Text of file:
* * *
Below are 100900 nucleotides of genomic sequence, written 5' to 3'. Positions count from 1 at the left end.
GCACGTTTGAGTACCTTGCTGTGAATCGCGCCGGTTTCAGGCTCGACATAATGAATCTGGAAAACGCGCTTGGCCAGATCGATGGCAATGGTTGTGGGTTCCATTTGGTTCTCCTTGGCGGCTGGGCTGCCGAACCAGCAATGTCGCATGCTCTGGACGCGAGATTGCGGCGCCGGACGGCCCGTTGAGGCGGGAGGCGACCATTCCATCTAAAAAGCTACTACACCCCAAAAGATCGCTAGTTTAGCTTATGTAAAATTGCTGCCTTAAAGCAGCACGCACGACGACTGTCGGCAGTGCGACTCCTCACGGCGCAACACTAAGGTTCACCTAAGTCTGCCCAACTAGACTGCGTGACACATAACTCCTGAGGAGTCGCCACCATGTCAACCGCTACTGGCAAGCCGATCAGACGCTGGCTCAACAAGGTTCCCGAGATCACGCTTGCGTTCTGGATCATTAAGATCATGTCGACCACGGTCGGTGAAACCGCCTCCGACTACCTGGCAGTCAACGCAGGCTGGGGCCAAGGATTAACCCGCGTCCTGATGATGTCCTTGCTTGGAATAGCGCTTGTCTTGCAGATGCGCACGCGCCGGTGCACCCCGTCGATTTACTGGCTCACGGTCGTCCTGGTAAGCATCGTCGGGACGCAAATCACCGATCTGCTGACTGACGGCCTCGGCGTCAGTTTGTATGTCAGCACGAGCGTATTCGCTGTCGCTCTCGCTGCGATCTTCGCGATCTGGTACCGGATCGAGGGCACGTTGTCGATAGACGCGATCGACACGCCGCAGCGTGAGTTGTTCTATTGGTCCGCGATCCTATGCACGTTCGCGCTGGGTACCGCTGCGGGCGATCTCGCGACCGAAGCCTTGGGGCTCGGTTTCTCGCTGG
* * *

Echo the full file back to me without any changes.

Below are 100900 nucleotides of genomic sequence, written 5' to 3'. Positions count from 1 at the left end.
GCACGTTTGAGTACCTTGCTGTGAATCGCGCCGGTTTCAGGCTCGACATAATGAATCTGGAAAACGCGCTTGGCCAGATCGATGGCAATGGTTGTGGGTTCCATTTGGTTCTCCTTGGCGGCTGGGCTGCCGAACCAGCAATGTCGCATGCTCTGGACGCGAGATTGCGGCGCCGGACGGCCCGTTGAGGCGGGAGGCGACCATTCCATCTAAAAAGCTACTACACCCCAAAAGATCGCTAGTTTAGCTTATGTAAAATTGCTGCCTTAAAGCAGCACGCACGACGACTGTCGGCAGTGCGACTCCTCACGGCGCAACACTAAGGTTCACCTAAGTCTGCCCAACTAGACTGCGTGACACATAACTCCTGAGGAGTCGCCACCATGTCAACCGCTACTGGCAAGCCGATCAGACGCTGGCTCAACAAGGTTCCCGAGATCACGCTTGCGTTCTGGATCATTAAGATCATGTCGACCACGGTCGGTGAAACCGCCTCCGACTACCTGGCAGTCAACGCAGGCTGGGGCCAAGGATTAACCCGCGTCCTGATGATGTCCTTGCTTGGAATAGCGCTTGTCTTGCAGATGCGCACGCGCCGGTGCACCCCGTCGATTTACTGGCTCACGGTCGTCCTGGTAAGCATCGTCGGGACGCAAATCACCGATCTGCTGACTGACGGCCTCGGCGTCAGTTTGTATGTCAGCACGAGCGTATTCGCTGTCGCTCTCGCTGCGATCTTCGCGATCTGGTACCGGATCGAGGGCACGTTGTCGATAGACGCGATCGACACGCCGCAGCGTGAGTTGTTCTATTGGTCCGCGATCCTATGCACGTTCGCGCTGGGTACCGCTGCGGGCGATCTCGCGACCGAAGCCTTGGGGCTCGGTTTCTCGCTGG